Naturally impulsive, little ones often reach without thinking -- and might throw all-out tantrums when they don't get their ways. That's because toddlers and preschoolers lack self-control. But before you throw your hands up in despair and assume that your out-of-control child is destined for a lifetime of control problems, rest assured that you can teach children self-control with a few simple techniques.
Speak in Positives not Negatives
Constantly telling a child, "No" can frustrate him. Instead, offer positive ways to maintain self-control rather than responding to a situation negatively yourself. For example, if your child is pulling pots and pans out of your kitchen cabinets and pounding on them like drums, instead of saying, "No," distract him with a favorite toy and begin playing with him, explaining, "Toys are for playing, pots and pans are for cooking."
Preventing the Problem
If your daughter throws a fit every time you go to the grocery store, it might be tempting to raise the white flag of surrender and simply go to the store when Daddy is home to watch the little darling; however, you can also use the situation as an opportunity to practice prevention. Yes, leaving her behind is going to prevent the fit, but think of a strategy to prevent the problem while still including her. Is she throwing a fit because she's bored? If so, make her a shopping list to help you get your items, or promise a fun activity, like a trip to library storytime, for good behavior. Give her a reason to control her behavior -- and she might surprise you.
Taking a Break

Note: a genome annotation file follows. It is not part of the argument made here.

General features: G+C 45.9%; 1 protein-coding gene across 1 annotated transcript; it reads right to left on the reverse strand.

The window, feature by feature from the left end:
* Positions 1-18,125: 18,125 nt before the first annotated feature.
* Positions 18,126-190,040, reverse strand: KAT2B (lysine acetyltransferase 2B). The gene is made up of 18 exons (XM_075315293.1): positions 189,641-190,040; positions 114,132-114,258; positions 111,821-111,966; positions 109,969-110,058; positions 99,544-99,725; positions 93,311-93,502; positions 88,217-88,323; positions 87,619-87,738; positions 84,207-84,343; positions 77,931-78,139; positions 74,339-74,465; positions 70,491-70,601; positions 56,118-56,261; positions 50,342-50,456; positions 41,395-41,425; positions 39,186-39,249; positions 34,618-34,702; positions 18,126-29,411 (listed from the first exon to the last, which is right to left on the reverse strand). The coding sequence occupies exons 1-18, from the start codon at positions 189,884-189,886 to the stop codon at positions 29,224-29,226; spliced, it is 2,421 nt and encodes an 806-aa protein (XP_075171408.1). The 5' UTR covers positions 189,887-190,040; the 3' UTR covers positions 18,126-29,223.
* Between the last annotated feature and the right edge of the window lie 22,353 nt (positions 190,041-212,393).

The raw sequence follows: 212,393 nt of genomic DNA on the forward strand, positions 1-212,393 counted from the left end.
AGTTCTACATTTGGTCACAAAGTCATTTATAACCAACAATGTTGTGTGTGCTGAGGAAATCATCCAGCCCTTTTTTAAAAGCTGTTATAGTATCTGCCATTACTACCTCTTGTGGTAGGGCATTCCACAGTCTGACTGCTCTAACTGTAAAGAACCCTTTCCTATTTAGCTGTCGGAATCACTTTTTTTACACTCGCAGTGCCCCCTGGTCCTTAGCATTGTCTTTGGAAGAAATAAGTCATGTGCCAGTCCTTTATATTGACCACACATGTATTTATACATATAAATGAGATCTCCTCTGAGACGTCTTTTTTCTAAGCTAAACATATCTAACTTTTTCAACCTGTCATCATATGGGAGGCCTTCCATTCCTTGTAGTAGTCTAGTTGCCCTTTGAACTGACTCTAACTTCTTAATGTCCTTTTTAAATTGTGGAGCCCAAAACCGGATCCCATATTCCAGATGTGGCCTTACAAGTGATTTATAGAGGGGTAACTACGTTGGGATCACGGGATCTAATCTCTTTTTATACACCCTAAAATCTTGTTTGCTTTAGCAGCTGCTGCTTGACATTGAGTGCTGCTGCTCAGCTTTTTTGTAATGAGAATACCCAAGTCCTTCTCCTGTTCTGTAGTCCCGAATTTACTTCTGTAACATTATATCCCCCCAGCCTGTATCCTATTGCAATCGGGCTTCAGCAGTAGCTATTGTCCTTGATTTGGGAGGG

Time-out is often the go-to discipline tool, but you can also use it as a self-control training tool if you use it wisely. When you start to notice your child getting worked up, ask him, “Do you need a break?” Before the behavior escalates to the boiling point, turning your little angel into a puddle of tears, teach him to find a quiet spot and take a break, deal with his emotions -- and then return to the group.
Puppet Role Play
Because they are naturally impulsive, small children have a hard time waiting for something they want. You can use puppets to help teach them patience. Have your child draw a picture or describe something they would like to have, but cannot have right now. Then, use a set of puppets to role-play. For example, one puppet might say, “I would like to have a lollipop, but I can’t have it right now.” Then, use another puppet to discuss options for dealing with this want, like asking for it later at a more appropriate time. Have the puppet say, “I will wait until after dinner.” Do this for several scenarios so your child reinforces the idea of waiting as a positive thing.